Expats around the world are increasingly oncerned that the ongoing lockdowns to curtail the spread of covid-19 have the potential to result in unexpected tax bills as a consequence of enforced longer-than-planned stays.
In the UK an expat is normally considered to be tax-resident if they reside more than 183 days in any given tax year.
The UK applies a statutory residence test (SRT) to exceptional circumstances. The UK governments website lists the extenuating circumstances by which an expat could be considered non-resident:
- Self-isolating or other quarantine measures on the advice of a medical professional
- Obeying government advice not to travel from the UK as a result of the virus
- Staying in the UK because international borders are closed
- Your employer directs you to return to the UK temporarily as a result of the virus.
A spokesman for HMRC, Britain's tax office, told i-Expats: "Events resulting from the impact of the virus are changing rapidly and this guidance may change at short notice as situations change. The covid-19 pandemic may impact your ability to move freely to and from the UK or, require you to remain unexpectedly in the UK.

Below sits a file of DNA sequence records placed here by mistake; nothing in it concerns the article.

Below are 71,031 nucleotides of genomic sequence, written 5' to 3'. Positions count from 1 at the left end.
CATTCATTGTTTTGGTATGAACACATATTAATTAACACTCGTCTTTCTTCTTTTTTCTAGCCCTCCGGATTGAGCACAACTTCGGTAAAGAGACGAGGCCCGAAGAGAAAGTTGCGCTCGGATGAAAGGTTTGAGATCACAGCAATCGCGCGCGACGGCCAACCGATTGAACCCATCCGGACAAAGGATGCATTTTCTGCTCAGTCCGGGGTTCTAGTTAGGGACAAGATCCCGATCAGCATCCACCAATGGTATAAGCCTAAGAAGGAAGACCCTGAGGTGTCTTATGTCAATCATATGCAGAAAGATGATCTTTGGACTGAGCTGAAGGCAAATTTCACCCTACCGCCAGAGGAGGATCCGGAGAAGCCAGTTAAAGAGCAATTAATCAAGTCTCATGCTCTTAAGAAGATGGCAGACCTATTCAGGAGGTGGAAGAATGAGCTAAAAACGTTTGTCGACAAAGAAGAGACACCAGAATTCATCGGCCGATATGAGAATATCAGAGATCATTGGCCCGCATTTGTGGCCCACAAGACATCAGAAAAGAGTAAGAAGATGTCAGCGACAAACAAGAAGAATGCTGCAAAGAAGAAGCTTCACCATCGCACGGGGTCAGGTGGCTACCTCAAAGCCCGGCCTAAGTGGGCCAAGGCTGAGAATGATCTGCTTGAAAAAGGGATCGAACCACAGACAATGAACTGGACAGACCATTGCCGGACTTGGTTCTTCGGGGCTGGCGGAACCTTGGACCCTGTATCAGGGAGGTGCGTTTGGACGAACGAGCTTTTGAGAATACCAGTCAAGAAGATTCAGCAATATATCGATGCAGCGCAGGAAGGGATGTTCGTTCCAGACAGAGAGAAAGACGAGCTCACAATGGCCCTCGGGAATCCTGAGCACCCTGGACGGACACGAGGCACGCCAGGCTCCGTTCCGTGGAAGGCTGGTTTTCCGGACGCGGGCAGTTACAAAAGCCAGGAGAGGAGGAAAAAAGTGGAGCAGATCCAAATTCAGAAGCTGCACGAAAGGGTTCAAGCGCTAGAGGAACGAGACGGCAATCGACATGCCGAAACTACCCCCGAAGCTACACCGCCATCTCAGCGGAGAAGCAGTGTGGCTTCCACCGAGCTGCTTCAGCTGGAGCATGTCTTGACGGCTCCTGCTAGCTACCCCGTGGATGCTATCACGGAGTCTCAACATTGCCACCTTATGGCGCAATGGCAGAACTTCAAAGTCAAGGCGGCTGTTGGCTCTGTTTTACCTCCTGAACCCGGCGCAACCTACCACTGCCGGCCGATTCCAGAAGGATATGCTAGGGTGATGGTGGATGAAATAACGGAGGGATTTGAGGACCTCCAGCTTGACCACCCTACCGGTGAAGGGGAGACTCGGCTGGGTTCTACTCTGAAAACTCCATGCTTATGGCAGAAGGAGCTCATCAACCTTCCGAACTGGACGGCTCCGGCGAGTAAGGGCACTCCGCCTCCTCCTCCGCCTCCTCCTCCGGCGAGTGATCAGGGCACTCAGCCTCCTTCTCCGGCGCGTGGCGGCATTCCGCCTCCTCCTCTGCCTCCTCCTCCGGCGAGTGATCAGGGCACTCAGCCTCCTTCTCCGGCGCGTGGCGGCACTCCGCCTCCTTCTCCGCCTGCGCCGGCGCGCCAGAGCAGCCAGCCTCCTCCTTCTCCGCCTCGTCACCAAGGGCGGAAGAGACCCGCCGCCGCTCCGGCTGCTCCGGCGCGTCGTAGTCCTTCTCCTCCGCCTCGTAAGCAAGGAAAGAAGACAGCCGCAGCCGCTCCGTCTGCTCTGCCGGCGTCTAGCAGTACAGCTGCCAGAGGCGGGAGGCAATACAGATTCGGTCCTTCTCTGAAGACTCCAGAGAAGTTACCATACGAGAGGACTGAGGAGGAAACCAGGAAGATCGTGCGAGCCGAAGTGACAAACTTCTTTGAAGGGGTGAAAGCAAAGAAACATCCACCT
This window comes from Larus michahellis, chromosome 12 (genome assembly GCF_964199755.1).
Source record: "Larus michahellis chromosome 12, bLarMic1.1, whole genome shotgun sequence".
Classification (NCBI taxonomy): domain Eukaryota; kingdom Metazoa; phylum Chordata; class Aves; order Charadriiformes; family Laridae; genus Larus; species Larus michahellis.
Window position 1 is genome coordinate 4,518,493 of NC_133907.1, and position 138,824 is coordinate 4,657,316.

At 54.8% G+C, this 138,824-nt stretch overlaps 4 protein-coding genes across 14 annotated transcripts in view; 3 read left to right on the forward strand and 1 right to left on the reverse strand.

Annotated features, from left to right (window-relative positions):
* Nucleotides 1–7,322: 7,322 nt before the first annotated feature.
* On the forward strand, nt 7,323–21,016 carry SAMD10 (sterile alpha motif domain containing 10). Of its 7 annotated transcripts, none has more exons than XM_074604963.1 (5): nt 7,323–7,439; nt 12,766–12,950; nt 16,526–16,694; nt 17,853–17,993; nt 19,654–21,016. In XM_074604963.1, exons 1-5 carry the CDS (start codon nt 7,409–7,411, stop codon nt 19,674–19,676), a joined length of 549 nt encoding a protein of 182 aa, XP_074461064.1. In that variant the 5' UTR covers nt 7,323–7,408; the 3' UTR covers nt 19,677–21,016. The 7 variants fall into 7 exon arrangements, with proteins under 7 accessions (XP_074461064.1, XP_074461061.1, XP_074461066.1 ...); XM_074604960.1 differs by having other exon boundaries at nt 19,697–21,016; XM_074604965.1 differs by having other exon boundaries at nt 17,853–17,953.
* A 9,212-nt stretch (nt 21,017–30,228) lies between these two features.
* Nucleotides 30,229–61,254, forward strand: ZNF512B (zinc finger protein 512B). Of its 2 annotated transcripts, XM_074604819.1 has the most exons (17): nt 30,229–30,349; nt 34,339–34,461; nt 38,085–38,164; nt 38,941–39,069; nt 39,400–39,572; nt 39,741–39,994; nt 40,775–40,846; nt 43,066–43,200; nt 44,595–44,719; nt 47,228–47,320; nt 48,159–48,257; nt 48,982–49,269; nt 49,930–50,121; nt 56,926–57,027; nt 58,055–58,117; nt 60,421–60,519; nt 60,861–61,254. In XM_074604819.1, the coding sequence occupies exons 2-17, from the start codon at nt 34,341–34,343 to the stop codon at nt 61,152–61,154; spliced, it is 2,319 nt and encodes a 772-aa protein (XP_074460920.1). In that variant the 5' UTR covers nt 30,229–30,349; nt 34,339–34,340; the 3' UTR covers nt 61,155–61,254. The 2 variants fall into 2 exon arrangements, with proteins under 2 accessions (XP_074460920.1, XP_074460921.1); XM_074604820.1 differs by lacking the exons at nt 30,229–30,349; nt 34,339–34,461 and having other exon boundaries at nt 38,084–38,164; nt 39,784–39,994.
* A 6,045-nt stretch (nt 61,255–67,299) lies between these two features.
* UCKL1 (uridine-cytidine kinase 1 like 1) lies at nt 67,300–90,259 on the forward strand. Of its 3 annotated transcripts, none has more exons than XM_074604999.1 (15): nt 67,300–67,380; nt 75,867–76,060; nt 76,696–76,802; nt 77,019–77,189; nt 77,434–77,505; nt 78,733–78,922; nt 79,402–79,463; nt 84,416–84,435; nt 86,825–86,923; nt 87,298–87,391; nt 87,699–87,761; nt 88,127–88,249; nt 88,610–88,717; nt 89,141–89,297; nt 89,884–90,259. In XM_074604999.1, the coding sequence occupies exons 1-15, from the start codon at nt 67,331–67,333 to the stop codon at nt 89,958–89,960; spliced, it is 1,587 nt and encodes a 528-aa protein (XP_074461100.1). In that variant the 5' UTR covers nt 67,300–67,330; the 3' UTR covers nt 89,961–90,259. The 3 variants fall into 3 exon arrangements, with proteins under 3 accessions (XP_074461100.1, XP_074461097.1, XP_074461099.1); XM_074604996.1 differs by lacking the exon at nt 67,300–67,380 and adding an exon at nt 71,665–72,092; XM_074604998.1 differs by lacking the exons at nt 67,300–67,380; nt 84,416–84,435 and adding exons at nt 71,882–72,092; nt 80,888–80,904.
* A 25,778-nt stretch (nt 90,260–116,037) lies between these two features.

"Whether days spent in the UK can be disregarded due to exceptional circumstances will always depend on the facts and circumstances of each individual case."
Many US expats residing in the UK fear falling between the two countries' systems, as II reported last month. "Many risk finding themselves stuck in limbo: Ineligible for support from the British government if they lose their jobs, they also have no homes — or health insurance — to go back to in the US," we reported.
Approximately 174,000 Americans live in the UK, many of whom do not qualify for government support under the terms of their visas.
If an American expat on a work visa loses their job before they've been in the UK for five years, they're normally required to leave the country.